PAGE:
Last night, we came home from dinner and found Gatsby on the bed. It looked like he’d fallen asleep and just not woken up. He looked peaceful and cozy. It was the best way I can I think of for him to go, comfy and safe in one of his very favorite spots, but I feel broken, and sad, and empty, and lost, because he’s gone.

I knew this day would come. Gatsby was an old man – sixteen, and a Maine Coon. I’ve been dreading it for the last couple of years, as he’d gotten sick and then better, and as we’d learned about some health issues that likely couldn’t be fixed. But you’re never ready, even when you know it’s inevitable, to say goodbye.

But today, I have to.

Gatsby was the world’s most wonderful cat. That tiny little kitten grew into a big, purring, fluffy sweetheart.

He was sweet, and loving, and floppy, and in his younger days, really playful. He loved watching birds through the window, and lately on TV, too, and he loved to snuggle up with us at night. He loved Graham, and me, and he loved us so well that his absence today feels acute and awful. But that doesn’t change that he lived a long happy life, and that he loved us, and that we loved him.

I will love him every day for the rest of my life. I never want to forget his meow, the way he purred, the softness of his fur, the glow in his golden eyes, his big rabbit back feet, and the way he’d latch on to me with one claw when he didn’t want me to leave. I never want to forget him.  

My sweetest boy: You’ll always be in my heart.

2022 really has been a terrible year for us, and to have it end this way is gut-wrenching and heartbreaking. At this point, I’m honestly afraid of what comes next. I am so tired of being sad. But I hope 2023 is better, and brighter, and full of the kind of love Gatsby showed us every day.


Best Cat

Spring, 2006 – December 29, 2022

Music and Family (and a Crowd-Pleasing Singalong!)

In my family, it’s not a reunion unless there’s music. There’s always a guitar or three, someone singing, a harmonica and a mandolin in the background – you get the picture. A family day just isn’t complete without some good noise. And now that Graham’s family is part of my family and vice versa, it seems only right to share the music. Which is exactly what we did this past weekend.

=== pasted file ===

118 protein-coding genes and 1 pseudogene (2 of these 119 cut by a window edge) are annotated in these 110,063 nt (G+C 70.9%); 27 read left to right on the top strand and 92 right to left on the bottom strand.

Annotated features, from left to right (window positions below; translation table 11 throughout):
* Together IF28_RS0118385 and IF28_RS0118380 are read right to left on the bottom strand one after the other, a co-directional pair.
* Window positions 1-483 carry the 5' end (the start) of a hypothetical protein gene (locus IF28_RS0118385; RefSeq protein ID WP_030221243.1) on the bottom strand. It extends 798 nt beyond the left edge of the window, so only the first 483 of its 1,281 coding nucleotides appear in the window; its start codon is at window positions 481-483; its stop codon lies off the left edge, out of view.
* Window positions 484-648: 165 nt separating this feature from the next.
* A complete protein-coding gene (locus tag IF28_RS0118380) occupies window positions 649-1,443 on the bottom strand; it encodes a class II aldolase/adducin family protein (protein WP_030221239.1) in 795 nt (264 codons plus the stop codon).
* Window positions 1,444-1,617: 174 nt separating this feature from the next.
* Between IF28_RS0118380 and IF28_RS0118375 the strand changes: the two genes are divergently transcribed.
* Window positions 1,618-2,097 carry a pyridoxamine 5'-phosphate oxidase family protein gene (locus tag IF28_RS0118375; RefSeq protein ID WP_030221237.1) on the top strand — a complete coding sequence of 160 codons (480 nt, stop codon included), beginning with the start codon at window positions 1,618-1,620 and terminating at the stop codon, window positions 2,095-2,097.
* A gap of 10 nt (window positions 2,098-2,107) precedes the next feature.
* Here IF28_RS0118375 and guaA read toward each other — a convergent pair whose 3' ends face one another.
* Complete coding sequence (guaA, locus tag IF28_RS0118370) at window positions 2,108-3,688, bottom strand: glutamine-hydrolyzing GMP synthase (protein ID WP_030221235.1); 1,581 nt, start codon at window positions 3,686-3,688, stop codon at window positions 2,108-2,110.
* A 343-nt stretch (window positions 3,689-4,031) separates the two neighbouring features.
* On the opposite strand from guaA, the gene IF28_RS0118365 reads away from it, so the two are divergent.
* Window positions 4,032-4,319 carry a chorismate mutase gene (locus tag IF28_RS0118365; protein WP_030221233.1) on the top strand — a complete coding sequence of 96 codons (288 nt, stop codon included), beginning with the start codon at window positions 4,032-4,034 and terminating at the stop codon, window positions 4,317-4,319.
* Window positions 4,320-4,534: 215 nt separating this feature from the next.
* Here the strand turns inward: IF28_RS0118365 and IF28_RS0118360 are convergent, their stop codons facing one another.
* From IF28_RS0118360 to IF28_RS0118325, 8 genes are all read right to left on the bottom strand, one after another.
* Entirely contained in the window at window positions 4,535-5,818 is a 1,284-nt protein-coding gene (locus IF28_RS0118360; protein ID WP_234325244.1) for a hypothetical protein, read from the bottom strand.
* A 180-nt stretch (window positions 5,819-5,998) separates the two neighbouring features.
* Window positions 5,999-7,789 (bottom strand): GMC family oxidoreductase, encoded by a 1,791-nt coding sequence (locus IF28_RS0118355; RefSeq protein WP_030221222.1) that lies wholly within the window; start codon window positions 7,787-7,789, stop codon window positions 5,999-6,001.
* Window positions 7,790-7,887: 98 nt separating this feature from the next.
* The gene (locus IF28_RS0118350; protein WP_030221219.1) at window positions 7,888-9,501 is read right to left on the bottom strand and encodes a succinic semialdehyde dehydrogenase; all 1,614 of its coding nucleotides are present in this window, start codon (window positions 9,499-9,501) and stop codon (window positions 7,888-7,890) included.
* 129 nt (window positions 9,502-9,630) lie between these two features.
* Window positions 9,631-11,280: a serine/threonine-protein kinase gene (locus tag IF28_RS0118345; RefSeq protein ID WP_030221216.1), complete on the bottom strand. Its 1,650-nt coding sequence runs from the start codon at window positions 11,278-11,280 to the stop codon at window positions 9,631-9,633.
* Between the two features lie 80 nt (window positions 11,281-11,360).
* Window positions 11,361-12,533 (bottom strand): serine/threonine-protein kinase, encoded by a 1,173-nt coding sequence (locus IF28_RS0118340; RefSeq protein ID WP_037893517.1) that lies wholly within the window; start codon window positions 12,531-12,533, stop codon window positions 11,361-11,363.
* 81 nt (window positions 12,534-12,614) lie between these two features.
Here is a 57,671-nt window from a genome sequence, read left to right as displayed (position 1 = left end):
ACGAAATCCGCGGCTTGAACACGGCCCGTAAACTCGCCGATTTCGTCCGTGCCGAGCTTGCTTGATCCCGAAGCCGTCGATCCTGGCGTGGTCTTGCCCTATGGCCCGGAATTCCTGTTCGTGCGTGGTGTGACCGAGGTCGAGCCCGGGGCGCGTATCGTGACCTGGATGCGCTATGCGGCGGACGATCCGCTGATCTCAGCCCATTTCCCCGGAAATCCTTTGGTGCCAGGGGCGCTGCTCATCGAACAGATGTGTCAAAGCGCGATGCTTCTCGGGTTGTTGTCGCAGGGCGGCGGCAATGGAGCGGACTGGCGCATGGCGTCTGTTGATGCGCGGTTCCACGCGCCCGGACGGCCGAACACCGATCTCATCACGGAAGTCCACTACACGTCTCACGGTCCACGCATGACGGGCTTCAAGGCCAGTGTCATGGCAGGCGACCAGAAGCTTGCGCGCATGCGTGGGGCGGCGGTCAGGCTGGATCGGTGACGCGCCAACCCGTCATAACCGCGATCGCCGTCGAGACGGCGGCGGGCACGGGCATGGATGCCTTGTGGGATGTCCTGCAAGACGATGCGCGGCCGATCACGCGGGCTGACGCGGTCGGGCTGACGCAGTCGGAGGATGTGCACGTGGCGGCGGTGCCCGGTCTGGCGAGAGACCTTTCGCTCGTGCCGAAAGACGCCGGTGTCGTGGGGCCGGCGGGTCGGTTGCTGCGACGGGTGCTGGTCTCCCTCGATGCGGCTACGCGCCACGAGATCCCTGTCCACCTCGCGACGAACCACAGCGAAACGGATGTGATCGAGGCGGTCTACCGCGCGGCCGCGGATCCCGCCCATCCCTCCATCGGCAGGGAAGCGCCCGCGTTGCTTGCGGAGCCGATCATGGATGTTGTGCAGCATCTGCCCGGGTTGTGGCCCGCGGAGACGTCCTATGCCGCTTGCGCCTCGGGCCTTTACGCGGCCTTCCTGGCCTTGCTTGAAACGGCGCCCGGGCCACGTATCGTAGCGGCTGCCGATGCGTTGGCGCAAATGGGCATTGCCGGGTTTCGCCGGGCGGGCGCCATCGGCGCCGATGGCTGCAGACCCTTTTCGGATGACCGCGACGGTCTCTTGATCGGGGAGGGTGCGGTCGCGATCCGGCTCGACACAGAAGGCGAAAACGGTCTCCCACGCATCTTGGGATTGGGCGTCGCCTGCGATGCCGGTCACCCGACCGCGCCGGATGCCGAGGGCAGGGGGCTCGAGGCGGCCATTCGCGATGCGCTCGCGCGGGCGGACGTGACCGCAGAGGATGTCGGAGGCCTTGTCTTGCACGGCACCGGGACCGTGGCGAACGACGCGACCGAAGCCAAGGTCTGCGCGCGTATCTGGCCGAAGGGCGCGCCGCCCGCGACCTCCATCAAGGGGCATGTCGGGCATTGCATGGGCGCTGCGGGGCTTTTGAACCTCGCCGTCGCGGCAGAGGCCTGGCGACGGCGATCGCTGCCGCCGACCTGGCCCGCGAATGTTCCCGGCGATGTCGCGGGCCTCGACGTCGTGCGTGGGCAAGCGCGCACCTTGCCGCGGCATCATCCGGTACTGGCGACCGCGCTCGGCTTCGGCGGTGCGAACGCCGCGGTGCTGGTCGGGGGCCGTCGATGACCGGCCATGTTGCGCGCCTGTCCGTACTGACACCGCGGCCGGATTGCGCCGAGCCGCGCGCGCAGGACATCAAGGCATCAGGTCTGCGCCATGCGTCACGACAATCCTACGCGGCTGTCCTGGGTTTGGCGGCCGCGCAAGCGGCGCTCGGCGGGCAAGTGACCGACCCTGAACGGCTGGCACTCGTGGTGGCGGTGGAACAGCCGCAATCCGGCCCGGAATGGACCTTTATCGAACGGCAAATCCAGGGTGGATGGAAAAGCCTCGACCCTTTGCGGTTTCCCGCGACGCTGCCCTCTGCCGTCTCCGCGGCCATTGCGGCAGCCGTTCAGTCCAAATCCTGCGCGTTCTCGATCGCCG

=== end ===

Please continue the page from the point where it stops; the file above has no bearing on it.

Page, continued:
And of course, I want to share it with all of you, too. 😊

So, here’s a favorite of mine and my dad’s, written by Gillian Welch:

And here we are goofing off on a crowd-pleaser, Wagon Wheel, with a family singalong and a cute mash-up.

We had so much fun, and I think the family did, too. I hope we all get to come together again soon, but until then, I’m grateful for the time we had, and for the happy memories.

Erstwhile Horse Girl

When I was a little girl, I wanted a horse.

Wanted isn’t even really a strong enough word. I needed a horse. I needed a horse like I needed to breathe air, like I needed the blood circulating in my veins and the cells regenerating in my body. It was fundamental to me, a building block at the very core of my being. I would sit awake at night, imagining morning rides through dewy fields, just my horse and me. Wild, together, and utterly free.

My parents had no interest whatsoever in owning a horse, and it broke my almost-a-Horse-Girl heart. Money, to me, was no object when something so very important and vital to my happiness – nay, to my life – was on the line. Alas, these are lessons we learn with age. Money is always an object. And so as a consolation, my mom put me in riding lessons, where I learned the basics of care and maintenance, and the ins and outs of entry-level equestrianship.

This did not fill the void, though I enjoyed the lessons and learned a lot, most of which I have retained, I think, in some dusty, rarely used corner of my brain.

I never got a horse. And eventually, my interest in (read: obsession with) horses waned. I moved on to other hobbies, and for many, many years, I didn’t think much about horses at all.

Then, we moved to Hunt Country. Here, I am surrounded by horses.